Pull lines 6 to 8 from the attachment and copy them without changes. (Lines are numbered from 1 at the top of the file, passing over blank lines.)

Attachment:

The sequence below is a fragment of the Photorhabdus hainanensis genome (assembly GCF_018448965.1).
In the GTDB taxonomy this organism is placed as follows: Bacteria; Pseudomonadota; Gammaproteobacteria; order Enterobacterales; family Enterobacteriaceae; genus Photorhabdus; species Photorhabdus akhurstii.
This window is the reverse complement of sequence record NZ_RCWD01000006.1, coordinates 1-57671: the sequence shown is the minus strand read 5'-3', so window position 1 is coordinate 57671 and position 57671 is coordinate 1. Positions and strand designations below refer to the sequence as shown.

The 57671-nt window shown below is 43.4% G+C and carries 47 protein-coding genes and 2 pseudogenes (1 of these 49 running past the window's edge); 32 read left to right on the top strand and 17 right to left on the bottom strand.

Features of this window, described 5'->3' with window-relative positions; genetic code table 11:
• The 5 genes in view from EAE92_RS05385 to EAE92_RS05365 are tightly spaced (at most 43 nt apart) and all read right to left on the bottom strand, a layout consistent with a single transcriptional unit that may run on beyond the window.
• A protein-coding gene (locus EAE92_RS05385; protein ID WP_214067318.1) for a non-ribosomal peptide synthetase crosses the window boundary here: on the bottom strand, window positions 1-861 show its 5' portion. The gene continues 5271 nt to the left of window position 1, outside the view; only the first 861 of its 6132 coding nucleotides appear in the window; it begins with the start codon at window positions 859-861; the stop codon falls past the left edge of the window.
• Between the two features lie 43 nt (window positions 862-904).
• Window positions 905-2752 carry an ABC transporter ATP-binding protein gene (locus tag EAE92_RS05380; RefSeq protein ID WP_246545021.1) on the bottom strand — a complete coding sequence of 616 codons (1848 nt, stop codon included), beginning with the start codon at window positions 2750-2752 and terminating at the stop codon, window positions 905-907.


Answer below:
• The 5 genes in view from EAE92_RS05385 to EAE92_RS05365 are tightly spaced (at most 43 nt apart) and all read right to left on the bottom strand, a layout consistent with a single transcriptional unit that may run on beyond the window.
• A protein-coding gene (locus EAE92_RS05385; protein ID WP_214067318.1) for a non-ribosomal peptide synthetase crosses the window boundary here: on the bottom strand, window positions 1-861 show its 5' portion. The gene continues 5271 nt to the left of window position 1, outside the view; only the first 861 of its 6132 coding nucleotides appear in the window; it begins with the start codon at window positions 859-861; the stop codon falls past the left edge of the window.
• Between the two features lie 43 nt (window positions 862-904).